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updated by
Christopher Spry
2 May 2014

Guide to backing up an Indy under IRIX 6.* with the xfs file system

Introduction
Attach the backup disk, make it a system disk and repartition it as a 'rootdrive'
Backup using 'dd',
for identical system and backup disks
Backup using 'xfsdump/xfsrestore'
for identical or different sized disks
    Add 'sash' and 'ide' to the volume header
    Run 'xfsdump/xfsrestore
Automate the backup

Introduction

System backup, which refers to this page, has been discussed at 'Byte'. There are two ways that I have backed up my Indy's 'system' disk onto a 'backup' disk. The 'backup' disk is made so that it will replace the 'system' disk, if it fails. The first backup procedure uses 'dd' and the second one uses 'xfsdump/xfsrestore'. They will work on any SGI computer running IRIX 6.* with the 'xfs' file system. I use 'xfsdump/xfsrestore' regularly on my Indy running IRIX 6.5.*. I have also used 'xfsdump/xfsrestore' to increase the size of the 'system' disk by copying it to a larger disk. Details of how to 'clone' a disk using 'tar' is also available

Note that this is my personal 'help' file, so only use it at your own risk. The procedure should be easy to adapt to other backup strategies. SGI also have a URL about 'Creating a New System Disk by Cloning' using 'dump/restore'.

You can use either the 'dd' or 'xfsdump/xfsrestore' procedures to copy all the files on the 'system' disk to the 'backup' disk. With 'dd', the two disks must be physically identical. Either method can be used to make a 'backup' disk that contains all the files on the 'system' disk. If you have made an 'exact copy' of the system disk, you can replace a 'dead' system disk simply by jumpering the 'backup' disk as SCSI 1 in place of the removed previous system disk, and restarting the system. I recommend that the backup disk be kept separately from the Indy, to cover loss from theft and/or fire after the backup has been made. 

Notes:
I have an external Toshiba CD-ROM drive on 'SCSI 2', which is replaced by the backup disk during the procedures described below. If the SCSI number of your backup disk is not 'SCSI 2', remember to alter the entries for SCSI 2 in the commands below. Text in red is what you type into a UNIX shell. 0 is number 'zero' not the letter 'oh'. 

Attach the backup disk, make it a system disk and repartition it as a 'rootdrive'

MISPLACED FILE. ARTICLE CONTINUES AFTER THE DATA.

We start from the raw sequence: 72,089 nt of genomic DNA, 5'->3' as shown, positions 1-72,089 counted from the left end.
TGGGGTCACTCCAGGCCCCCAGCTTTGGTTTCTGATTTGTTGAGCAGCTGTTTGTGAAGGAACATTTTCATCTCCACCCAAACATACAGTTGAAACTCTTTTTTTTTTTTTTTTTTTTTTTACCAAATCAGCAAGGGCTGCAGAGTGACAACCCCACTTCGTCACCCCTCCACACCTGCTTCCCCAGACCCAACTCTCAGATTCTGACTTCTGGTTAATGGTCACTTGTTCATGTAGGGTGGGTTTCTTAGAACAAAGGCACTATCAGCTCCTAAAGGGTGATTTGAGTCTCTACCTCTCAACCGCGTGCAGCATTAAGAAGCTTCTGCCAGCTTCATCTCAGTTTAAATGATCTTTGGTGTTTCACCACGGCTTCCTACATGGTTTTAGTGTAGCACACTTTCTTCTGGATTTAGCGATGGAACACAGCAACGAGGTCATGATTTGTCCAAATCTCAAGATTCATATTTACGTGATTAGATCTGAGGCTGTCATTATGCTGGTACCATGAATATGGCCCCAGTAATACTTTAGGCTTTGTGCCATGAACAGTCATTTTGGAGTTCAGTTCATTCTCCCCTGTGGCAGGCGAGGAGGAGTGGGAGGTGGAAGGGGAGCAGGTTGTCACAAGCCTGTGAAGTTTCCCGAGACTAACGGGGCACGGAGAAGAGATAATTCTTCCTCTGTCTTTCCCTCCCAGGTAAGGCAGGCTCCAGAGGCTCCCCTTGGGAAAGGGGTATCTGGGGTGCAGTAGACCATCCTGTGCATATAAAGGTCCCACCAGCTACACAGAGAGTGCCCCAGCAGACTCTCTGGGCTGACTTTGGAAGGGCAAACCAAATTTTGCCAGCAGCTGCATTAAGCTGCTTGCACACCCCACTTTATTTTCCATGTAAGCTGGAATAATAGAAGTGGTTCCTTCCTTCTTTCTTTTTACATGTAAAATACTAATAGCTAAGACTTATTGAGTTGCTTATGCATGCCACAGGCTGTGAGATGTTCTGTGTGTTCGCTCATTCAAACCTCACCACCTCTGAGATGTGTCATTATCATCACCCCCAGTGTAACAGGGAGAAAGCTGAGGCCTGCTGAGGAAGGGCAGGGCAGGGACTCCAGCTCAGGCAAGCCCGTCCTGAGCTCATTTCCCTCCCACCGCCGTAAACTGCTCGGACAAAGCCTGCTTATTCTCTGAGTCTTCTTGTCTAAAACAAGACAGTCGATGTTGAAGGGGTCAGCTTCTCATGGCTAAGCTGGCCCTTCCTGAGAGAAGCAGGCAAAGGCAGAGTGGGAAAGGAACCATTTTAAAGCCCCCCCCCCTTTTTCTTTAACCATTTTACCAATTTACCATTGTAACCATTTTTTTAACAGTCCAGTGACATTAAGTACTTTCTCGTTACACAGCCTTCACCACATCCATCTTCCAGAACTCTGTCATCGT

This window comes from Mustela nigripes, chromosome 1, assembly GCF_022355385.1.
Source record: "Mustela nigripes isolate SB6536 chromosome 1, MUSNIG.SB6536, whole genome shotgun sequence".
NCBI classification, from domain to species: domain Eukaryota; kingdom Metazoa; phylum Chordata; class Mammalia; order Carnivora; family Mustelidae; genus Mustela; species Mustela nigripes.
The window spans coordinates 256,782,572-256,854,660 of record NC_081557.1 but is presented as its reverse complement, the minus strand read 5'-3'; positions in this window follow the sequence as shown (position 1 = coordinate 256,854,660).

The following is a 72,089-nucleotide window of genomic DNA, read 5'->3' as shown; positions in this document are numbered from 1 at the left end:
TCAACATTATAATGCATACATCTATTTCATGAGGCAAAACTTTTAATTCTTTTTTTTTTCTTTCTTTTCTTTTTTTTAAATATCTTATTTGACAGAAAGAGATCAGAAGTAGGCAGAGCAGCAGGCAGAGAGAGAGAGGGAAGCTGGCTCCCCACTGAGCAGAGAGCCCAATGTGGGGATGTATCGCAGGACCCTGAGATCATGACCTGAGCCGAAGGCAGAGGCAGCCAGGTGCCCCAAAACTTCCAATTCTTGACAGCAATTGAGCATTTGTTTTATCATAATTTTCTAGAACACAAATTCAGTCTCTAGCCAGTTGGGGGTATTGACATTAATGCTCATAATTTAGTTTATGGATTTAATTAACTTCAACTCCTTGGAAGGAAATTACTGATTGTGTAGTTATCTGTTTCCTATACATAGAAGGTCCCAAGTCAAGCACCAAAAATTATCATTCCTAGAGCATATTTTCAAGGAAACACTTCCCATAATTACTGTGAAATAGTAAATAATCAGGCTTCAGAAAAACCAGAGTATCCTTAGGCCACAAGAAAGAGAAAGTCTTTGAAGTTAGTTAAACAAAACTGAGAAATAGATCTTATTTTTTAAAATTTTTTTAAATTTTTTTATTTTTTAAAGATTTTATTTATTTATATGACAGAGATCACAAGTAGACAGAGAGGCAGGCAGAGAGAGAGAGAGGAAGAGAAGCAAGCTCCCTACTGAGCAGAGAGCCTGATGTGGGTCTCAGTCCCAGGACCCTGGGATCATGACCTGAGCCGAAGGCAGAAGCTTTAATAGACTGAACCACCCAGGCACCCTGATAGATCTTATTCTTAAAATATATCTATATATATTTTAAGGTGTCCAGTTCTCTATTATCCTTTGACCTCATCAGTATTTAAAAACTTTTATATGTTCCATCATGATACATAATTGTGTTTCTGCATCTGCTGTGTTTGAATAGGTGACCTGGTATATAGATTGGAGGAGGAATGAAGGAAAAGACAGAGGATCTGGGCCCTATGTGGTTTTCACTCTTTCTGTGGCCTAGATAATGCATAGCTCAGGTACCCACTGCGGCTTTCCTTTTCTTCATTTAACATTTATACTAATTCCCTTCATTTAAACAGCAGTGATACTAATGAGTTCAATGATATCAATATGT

First, attach the backup disk, make it a system disk and repartition it as a 'rootdrive' if this has not been already done previously. Do not do this if it is already partitioned as a 'rootdrive'.

  • Become superuser

  • init 0   This switches the system off.

  • Connect the 'backup' disk in place of the Toshiba CD-ROM.

  • Check that the 'backup' disk is physically set to SCSI=2 and restart the system.

  • login as Root.

  • init s     Enter single user mode.

  • Enter the superuser password then <return> when invited.

  • sync     Writes unsaved data to the 'system' disk

  • sync

  • fx -x    enters expert mode.

  • 0 (SCSI 0)     Sets the SCSI id as 0

  • 2 (SCSI ID 2)     Repartition the disk on SCSI 2

  • repartition as [ro]otdrive    Repartitions with 's0' as the file system rather than 's6' which is used for non-system disks.

When this is complete, you should go to the next step for 'dd' or 'xfsdump/xfsrestore'.

Backup using 'dd'

The system and backup disks must be physically identical before 'dd' can be used to make an image (exact copy) of the 'system' disk. First, attach the backup disk, make it a system disk and repartition it as a 'rootdrive', as described above, if this has not been done already.

Enter single user mode: login as 'root' and type 'init s'.

Then delete all the files on the backup disk and make a new 'xfs' 'version 2' file system on it:

  • mkfs_xfs -n version=2 /dev/rdsk/dks0d2s0     Deletes all the files on the 'backup' disk SCSI 2. It also creates a drive for 'xfs' version 2, which other operating systems, including Linux, can work with.

Make the file system on the disk and copy the files over using 'dd':

  • sync    Writes unsaved data to the 'system' disk

  • dd if=/dev/rdsk/dks0d1s0 bs=32k of=/dev/rdsk/dks0d2s0    This takes about 30 minutes for a 4 GB disk

  • dd if=/dev/rdsk/dks0d1vh bs=32k of=/dev/rdsk/dks0d2vh   This takes about 1 minute.

  • init 0     Closes down and switches the system off

Switch off the SCSI devices and remove the 'backup' disk.

Backup using 'xfsdump/xfsrestore'

Use 'xfsdump/xfsrestore' to copy an IRIX system disk to another hard disk. The system disk and backup disk can be different sized disks, providing the 'backup' disk can hold all the data on the 'system' disk, or they can be identical.

First, attach the backup disk, make it a system disk and repartition it as a 'rootdrive', as described above, if this has not been done already.

Add 'sash' and 'ide' to the volume header

Add 'sash' and 'ide' to the volume header on 'disk2' using 'dvhtool'. This only needs to be done once. It is not needed, if you are using 'dd'.

  • /etc/dvhtool -v get sash /stand/sash

  • /etc/dvhtool -v get ide /stand/ide

  • /etc/dvhtool -v list /dev/rdsk/dks0d2vh

  • /etc/dvhtool -v creat /stand/sash sash /dev/rdsk/dks0d2vh